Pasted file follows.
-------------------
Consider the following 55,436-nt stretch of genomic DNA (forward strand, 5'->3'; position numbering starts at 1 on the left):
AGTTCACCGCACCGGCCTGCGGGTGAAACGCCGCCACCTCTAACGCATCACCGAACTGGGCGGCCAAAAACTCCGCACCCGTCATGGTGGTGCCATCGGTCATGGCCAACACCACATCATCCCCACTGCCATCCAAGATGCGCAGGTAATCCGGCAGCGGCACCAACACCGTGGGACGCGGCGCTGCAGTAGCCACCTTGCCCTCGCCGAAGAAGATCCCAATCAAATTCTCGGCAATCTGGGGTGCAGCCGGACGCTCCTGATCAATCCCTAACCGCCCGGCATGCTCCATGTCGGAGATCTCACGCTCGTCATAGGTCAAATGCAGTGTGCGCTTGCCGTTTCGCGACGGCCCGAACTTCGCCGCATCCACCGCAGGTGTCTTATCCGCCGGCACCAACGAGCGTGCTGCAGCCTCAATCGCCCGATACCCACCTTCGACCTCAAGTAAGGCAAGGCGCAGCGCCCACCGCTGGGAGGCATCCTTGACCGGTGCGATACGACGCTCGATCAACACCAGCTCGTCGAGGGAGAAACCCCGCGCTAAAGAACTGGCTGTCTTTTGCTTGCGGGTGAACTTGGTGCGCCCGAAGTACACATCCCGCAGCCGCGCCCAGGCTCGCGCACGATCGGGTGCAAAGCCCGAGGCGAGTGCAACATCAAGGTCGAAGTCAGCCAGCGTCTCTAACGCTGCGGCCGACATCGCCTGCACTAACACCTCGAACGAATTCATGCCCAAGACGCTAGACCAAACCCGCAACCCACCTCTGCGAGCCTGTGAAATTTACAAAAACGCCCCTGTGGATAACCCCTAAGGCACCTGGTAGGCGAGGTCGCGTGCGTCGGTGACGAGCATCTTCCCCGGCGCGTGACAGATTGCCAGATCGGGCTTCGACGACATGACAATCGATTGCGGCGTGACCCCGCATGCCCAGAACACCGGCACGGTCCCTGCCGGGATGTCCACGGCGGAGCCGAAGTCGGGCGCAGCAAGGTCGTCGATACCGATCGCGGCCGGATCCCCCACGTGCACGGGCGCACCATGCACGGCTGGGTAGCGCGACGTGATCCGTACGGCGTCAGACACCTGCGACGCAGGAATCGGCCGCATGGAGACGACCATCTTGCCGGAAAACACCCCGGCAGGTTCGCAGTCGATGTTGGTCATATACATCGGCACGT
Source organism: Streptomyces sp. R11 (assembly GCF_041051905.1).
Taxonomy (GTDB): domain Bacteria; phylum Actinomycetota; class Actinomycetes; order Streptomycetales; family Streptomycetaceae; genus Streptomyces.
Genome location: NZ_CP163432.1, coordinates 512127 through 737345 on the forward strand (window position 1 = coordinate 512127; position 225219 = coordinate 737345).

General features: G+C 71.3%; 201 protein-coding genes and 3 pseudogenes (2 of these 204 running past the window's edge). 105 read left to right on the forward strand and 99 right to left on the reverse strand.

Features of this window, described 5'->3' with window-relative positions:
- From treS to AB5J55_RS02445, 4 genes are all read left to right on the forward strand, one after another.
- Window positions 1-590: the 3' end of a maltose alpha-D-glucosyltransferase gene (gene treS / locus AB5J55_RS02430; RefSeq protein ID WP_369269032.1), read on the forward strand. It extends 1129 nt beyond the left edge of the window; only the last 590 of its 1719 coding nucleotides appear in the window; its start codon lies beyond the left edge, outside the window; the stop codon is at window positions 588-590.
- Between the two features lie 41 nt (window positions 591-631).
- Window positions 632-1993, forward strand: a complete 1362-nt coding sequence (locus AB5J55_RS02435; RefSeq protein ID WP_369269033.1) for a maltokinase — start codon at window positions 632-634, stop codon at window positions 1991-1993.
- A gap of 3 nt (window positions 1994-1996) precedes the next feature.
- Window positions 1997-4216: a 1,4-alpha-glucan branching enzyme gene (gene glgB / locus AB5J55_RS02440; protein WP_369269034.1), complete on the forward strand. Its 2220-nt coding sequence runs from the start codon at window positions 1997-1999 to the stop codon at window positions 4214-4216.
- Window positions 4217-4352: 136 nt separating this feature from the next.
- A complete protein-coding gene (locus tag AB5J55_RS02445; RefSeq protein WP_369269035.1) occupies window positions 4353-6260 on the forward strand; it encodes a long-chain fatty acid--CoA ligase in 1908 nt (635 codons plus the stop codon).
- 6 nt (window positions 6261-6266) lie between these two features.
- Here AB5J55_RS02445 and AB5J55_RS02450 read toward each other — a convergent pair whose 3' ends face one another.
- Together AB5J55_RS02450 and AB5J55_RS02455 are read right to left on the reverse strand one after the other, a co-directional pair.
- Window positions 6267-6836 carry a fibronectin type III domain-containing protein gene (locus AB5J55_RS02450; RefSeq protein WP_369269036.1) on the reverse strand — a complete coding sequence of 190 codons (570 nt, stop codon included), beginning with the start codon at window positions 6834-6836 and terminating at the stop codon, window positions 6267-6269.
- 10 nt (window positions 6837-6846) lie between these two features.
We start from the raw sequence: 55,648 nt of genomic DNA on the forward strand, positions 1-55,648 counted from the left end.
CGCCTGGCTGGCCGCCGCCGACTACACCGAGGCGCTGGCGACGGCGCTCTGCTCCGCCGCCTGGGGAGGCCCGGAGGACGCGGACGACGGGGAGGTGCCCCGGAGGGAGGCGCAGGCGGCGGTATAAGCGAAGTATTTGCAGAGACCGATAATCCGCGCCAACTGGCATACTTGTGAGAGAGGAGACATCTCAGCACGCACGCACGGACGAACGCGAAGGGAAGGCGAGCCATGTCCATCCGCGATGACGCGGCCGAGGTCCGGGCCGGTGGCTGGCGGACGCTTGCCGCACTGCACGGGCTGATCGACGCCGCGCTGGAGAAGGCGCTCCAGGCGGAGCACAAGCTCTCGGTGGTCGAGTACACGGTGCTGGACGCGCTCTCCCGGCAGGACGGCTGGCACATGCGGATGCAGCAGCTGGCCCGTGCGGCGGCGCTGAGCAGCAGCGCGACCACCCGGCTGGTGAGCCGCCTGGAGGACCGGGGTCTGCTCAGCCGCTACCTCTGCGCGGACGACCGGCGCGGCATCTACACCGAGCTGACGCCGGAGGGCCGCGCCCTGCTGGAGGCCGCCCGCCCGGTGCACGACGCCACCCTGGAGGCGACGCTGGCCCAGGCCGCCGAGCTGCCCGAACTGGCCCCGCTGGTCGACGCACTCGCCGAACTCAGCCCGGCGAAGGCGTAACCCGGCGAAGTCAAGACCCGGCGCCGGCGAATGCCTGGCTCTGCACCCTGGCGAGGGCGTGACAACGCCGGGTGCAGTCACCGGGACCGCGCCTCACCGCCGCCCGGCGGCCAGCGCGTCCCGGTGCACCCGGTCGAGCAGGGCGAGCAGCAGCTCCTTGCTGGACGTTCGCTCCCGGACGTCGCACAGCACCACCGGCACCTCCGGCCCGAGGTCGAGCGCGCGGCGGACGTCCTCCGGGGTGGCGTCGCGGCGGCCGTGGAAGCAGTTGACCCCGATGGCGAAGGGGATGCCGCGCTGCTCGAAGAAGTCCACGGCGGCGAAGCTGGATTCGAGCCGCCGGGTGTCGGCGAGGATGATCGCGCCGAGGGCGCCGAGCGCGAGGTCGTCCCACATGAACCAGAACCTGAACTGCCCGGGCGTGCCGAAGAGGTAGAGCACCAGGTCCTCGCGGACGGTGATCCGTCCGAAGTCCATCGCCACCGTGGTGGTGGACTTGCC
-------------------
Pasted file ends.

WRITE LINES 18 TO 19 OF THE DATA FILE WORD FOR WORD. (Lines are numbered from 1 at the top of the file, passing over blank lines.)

- Together AB5J55_RS02450 and AB5J55_RS02455 are read right to left on the reverse strand one after the other, a co-directional pair.
- Window positions 6267-6836 carry a fibronectin type III domain-containing protein gene (locus AB5J55_RS02450; RefSeq protein WP_369269036.1) on the reverse strand — a complete coding sequence of 190 codons (570 nt, stop codon included), beginning with the start codon at window positions 6834-6836 and terminating at the stop codon, window positions 6267-6269.